Shh… Don’t tell anyone. For months, I betrayed my hero, Jim Trelease, the author of the much acclaimed Read Aloud Handbook. For a long time, I have said that I want to be Jim Trelease when I grow up. I mean, really, is there a better job in the world than talking and writing about the power of reading aloud to children?
Trelease has written often about the importance of reading aloud to children long after they become independent readers.
Trelease and other experts site the following as some of the reasons to read aloud to older children:
The power of reading aloud to build vocabulary:
After all, reading and listening comprehension do not converge until the eighth grade. Therefore, adults can read books aloud to children that children can not easily read to themselves opening up huge literary worlds.
The power of reading aloud to older children in forming lasting bonds with adults:
During this time of connection, an older child can understand that their parents remain a safe and important place to go for comfort.
The power of reading aloud to older children to open up opportunities for discussions:
With books as the prop, parents can discuss puberty, bullying and peer pressure without embarrassment.
So it’s pretty clear where I’m going with this.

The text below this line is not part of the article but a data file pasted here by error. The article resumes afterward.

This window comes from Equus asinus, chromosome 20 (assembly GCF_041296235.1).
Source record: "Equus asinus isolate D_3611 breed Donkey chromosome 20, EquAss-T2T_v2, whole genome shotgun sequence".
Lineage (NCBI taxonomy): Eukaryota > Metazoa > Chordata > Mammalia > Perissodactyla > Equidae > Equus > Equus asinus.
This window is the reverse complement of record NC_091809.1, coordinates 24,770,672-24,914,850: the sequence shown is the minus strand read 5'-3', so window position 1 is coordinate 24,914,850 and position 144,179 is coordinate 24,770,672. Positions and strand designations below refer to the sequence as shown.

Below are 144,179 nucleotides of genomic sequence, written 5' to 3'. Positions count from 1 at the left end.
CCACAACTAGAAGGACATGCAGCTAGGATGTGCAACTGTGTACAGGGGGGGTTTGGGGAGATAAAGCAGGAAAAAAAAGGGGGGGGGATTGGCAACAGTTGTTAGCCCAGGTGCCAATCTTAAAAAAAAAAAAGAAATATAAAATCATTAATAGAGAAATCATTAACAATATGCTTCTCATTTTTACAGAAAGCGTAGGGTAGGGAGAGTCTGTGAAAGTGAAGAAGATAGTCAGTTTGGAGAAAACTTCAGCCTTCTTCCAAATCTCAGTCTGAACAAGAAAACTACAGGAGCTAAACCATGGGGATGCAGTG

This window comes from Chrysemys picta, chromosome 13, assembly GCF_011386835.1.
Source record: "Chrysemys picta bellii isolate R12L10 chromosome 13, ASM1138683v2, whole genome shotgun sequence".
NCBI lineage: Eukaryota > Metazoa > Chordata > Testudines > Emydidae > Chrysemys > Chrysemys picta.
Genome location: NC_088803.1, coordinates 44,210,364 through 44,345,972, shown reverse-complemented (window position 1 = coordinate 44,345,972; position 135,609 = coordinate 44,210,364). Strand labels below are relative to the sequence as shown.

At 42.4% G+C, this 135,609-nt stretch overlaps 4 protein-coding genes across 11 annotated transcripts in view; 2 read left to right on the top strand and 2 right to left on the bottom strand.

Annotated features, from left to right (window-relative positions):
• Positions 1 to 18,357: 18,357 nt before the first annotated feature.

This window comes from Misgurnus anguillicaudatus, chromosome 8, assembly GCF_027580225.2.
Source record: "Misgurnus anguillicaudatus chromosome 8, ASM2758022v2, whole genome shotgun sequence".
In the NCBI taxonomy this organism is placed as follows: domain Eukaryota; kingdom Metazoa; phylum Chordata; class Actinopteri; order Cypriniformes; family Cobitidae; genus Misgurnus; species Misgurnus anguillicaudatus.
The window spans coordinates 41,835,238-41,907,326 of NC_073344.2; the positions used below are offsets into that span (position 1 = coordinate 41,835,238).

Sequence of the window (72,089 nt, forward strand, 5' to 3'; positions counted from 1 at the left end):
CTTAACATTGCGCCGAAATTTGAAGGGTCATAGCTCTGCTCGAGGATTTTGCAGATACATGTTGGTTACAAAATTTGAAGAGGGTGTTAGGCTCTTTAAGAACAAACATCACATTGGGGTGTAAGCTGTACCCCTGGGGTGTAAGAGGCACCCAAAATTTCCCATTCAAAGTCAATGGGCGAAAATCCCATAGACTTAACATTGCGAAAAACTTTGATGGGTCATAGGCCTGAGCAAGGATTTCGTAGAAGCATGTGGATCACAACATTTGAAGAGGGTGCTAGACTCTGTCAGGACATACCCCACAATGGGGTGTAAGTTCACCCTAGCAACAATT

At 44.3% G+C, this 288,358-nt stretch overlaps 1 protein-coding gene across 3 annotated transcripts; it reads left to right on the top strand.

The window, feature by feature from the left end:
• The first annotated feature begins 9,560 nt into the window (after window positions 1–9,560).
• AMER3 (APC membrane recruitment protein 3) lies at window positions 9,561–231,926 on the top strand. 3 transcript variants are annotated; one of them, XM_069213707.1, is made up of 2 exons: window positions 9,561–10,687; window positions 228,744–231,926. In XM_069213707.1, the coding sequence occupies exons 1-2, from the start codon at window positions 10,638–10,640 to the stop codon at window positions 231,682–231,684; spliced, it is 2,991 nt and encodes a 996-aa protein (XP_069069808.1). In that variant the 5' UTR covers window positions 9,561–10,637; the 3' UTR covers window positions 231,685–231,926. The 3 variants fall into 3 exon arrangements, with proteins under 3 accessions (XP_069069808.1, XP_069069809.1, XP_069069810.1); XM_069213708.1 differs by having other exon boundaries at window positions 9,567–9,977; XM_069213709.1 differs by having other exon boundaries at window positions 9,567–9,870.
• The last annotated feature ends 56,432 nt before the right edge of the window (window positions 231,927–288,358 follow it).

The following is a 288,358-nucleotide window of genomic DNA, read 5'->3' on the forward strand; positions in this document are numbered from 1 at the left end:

Here comes the big confession. Until a few weeks ago, I had not read aloud to Caroline in months.
She was resistant and I was lazy. She was often reading more than one book a day and wanted to use all her reading time to do so. She didn’t want me to read. She wanted to read. I tried for a bit but then I stopped. After all, I told myself, she was reading. But always in the back of my mind, I felt a bit of guilt and sadness. I love reading aloud to the girls and I knew all the benefits.
When I saw a great TED talk by Jeanne Birdsall, author of the Penderwicks, I had an idea. I called the girls to the couch and we watched the video together. They were enthralled and when it ended I suggested we could read the book aloud together. Katherine said yes and Caroline, much to my dismay, said no.
I decided to forge forward and read to Katherine. Over the following days, Katherine made many references to Arundel Hall and Batty and Hound. Caroline began to get curious. A few nights later, as I began reading to Katherine, Caroline peeked around the corner and asked if she could join us.
She did and the rest is history.
I will forever love the Penderwicks. First, because it is a beautiful ‘old fashioned feeling’ yet contemporary story.
But even more so, I will love the Penderwicks because it has brought back my favorite time. The family read aloud.